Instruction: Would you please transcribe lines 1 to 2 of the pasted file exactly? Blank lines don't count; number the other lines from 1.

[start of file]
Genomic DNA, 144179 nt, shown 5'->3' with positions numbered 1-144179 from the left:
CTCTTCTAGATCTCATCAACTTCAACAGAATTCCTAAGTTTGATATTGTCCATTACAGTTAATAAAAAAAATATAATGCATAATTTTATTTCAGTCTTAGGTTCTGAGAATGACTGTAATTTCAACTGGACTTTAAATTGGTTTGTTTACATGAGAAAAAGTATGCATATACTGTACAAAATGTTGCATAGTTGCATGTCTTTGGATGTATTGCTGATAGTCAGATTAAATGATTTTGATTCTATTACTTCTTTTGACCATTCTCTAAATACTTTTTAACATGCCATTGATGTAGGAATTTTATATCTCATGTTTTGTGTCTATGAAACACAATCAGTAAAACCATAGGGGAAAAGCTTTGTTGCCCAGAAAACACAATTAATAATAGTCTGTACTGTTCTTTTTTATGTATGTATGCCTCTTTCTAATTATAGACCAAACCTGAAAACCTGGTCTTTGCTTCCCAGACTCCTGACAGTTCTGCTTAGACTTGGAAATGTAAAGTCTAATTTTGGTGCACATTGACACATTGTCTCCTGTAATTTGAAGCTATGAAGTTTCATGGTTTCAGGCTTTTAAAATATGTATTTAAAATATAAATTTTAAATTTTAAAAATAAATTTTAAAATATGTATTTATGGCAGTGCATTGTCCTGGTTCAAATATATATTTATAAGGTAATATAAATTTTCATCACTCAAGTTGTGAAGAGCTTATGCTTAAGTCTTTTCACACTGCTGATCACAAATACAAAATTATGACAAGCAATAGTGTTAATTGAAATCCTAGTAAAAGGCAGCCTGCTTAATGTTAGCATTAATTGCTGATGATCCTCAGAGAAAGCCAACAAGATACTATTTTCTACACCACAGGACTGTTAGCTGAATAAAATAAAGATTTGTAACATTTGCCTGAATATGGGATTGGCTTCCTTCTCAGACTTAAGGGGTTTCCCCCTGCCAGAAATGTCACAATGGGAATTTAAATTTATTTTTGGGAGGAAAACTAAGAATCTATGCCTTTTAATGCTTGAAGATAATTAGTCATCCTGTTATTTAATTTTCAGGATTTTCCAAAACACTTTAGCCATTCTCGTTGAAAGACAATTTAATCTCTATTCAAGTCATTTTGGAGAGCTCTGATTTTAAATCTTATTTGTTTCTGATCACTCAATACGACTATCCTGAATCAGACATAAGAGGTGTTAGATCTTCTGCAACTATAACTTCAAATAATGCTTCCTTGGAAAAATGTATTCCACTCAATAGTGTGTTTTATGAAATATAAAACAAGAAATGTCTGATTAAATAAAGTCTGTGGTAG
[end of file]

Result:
Genomic DNA, 144179 nt, shown 5'->3' with positions numbered 1-144179 from the left:
CTCTTCTAGATCTCATCAACTTCAACAGAATTCCTAAGTTTGATATTGTCCATTACAGTTAATAAAAAAAATATAATGCATAATTTTATTTCAGTCTTAGGTTCTGAGAATGACTGTAATTTCAACTGGACTTTAAATTGGTTTGTTTACATGAGAAAAAGTATGCATATACTGTACAAAATGTTGCATAGTTGCATGTCTTTGGATGTATTGCTGATAGTCAGATTAAATGATTTTGATTCTATTACTTCTTTTGACCATTCTCTAAATACTTTTTAACATGCCATTGATGTAGGAATTTTATATCTCATGTTTTGTGTCTATGAAACACAATCAGTAAAACCATAGGGGAAAAGCTTTGTTGCCCAGAAAACACAATTAATAATAGTCTGTACTGTTCTTTTTTATGTATGTATGCCTCTTTCTAATTATAGACCAAACCTGAAAACCTGGTCTTTGCTTCCCAGACTCCTGACAGTTCTGCTTAGACTTGGAAATGTAAAGTCTAATTTTGGTGCACATTGACACATTGTCTCCTGTAATTTGAAGCTATGAAGTTTCATGGTTTCAGGCTTTTAAAATATGTATTTAAAATATAAATTTTAAATTTTAAAAATAAATTTTAAAATATGTATTTATGGCAGTGCATTGTCCTGGTTCAAATATATATTTATAAGGTAATATAAATTTTCATCACTCAAGTTGTGAAGAGCTTATGCTTAAGTCTTTTCACACTGCTGATCACAAATACAAAATTATGACAAGCAATAGTGTTAATTGAAATCCTAGTAAAAGGCAGCCTGCTTAATGTTAGCATTAATTGCTGATGATCCTCAGAGAAAGCCAACAAGATACTATTTTCTACACCACAGGACTGTTAGCTGAATAAAATAAAGATTTGTAACATTTGCCTGAATATGGGATTGGCTTCCTTCTCAGACTTAAGGGGTTTCCCCCTGCCAGAAATGTCACAATGGGAATTTAAATTTATTTTTGGGAGGAAAACTAAGAATCTATGCCTTTTAATGCTTGAAGATAATTAGTCATCCTGTTATTTAATTTTCAGGATTTTCCAAAACACTTTAGCCATTCTCGTTGAAAGACAATTTAATCTCTATTCAAGTCATTTTGGAGAGCTCTGATTTTAAATCTTATTTGTTTCTGATCACTCAATACGACTATCCTGAATCAGACATAAGAGGTGTTAGATCTTCTGCAACTATAACTTCAAATAATGCTTCCTTGGAAAAATGTATTCCACTCAATAGTGTGTTTTATGAAATATAAAACAAGAAATGTCTGATTAAATAAAGTCTGTGGTAG